JACKSONVILLE, Fla. – Florida Attorney General Pam Bondi announced plans Tuesday to sue five major pharmaceutical companies and four distributors as part of a crackdown on the opioid epidemic contributing to a surge in overdose-related deaths.
At a news conference held in Tampa, Bondi accused drug manufacturers of deliberately misleading consumers and physicians about the dangers of the highly-addictive opioids and not disclosing the serious risks involved with them.
She said distributors shipped excessively high volumes of opioid drugs to customers in Florida and failed to report suspiciously large orders. In doing so, she said, they ignored their legal obligations and prioritized profits over public safety.
"We are in the midst of a national opioid crisis claiming 175 lives a day nationally and 15 lives a day in Florida, and I will not tolerate anyone profiting from the pain and suffering of Floridians," said Bondi. "The complaint I filed today seeks to hold some of the nation's largest opioid manufacturers and distributors responsible for their role in this crisis and seeks payment for the pain and destruction their actions have caused Florida in its citizens."
Florida joined five other states -- Nevada, North Carolina, North Dakota, Tennessee and Texas -- filing complaints of unfair and deceptive trade practices against Purdue, which manufactures the opioid drug OxyContin.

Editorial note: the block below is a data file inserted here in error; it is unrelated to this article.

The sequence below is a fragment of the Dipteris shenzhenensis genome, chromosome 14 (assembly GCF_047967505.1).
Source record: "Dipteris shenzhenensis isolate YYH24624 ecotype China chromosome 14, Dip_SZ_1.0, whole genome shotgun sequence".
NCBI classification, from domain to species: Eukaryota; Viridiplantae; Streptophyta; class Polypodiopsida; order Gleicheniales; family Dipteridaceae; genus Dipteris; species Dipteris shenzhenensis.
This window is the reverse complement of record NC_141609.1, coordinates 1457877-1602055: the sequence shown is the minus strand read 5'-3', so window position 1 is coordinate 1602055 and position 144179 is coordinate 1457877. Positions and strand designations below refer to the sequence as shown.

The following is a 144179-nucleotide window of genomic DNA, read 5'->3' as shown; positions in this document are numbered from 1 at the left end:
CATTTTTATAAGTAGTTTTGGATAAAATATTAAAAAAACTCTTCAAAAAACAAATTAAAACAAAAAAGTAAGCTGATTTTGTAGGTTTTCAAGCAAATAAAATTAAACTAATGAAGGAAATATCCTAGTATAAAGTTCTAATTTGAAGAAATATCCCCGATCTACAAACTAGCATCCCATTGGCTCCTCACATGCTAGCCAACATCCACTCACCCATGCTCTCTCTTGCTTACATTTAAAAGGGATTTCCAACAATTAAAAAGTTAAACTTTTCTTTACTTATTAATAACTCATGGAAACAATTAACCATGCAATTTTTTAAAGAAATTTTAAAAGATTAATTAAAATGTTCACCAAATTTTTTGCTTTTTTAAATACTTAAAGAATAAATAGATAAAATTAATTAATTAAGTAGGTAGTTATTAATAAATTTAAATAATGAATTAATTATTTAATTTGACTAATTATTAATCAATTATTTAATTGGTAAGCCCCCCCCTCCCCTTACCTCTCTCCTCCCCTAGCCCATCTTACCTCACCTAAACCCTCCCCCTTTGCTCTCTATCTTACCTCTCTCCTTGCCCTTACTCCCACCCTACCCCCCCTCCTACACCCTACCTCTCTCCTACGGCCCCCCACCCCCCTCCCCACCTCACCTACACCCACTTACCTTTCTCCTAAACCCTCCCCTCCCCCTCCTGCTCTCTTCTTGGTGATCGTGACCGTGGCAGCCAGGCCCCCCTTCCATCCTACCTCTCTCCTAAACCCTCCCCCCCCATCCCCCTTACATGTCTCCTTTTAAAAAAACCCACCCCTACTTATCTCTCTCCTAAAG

Purdue, based in Stamford, Connecticut, denied the claims and vowed to defend itself in an emailed statement provided by a company spokesperson.
The lawsuits come about a month after a change-of-course by a federal judge in Cleveland who had been encouraging companies and states to settle hundreds of lawsuits filed by local governments alleging overuse of prescription opioid painkillers.
The judge has scheduled three trials in Ohio beginning next year.
Purdue Pharma did not admit wrongdoing when it paid $19.5 million in 2007 to settle lawsuits with 26 states and the District of Columbia after being accused of aggressively marketing OxyContin to doctors while downplaying the risk of addiction. Nevada, North Carolina, Tennessee and Texas were part of that agreement. Florida and North Dakota were not.